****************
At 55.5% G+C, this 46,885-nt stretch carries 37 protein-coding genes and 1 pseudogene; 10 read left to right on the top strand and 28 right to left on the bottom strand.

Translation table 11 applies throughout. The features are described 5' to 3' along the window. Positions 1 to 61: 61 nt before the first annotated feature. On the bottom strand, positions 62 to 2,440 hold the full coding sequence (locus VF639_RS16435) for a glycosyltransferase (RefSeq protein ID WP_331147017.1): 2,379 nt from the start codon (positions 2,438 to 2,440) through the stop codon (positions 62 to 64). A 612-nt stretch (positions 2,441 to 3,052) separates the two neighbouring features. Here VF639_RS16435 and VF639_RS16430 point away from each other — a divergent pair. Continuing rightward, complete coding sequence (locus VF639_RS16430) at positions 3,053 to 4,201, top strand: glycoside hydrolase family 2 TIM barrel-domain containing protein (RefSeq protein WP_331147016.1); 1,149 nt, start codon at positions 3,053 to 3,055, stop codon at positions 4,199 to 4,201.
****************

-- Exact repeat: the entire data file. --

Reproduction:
At 55.5% G+C, this 46,885-nt stretch carries 37 protein-coding genes and 1 pseudogene; 10 read left to right on the top strand and 28 right to left on the bottom strand.

Translation table 11 applies throughout. The features are described 5' to 3' along the window. Positions 1 to 61: 61 nt before the first annotated feature. On the bottom strand, positions 62 to 2,440 hold the full coding sequence (locus VF639_RS16435) for a glycosyltransferase (RefSeq protein ID WP_331147017.1): 2,379 nt from the start codon (positions 2,438 to 2,440) through the stop codon (positions 62 to 64). A 612-nt stretch (positions 2,441 to 3,052) separates the two neighbouring features. Here VF639_RS16435 and VF639_RS16430 point away from each other — a divergent pair. Continuing rightward, complete coding sequence (locus VF639_RS16430) at positions 3,053 to 4,201, top strand: glycoside hydrolase family 2 TIM barrel-domain containing protein (RefSeq protein WP_331147016.1); 1,149 nt, start codon at positions 3,053 to 3,055, stop codon at positions 4,199 to 4,201.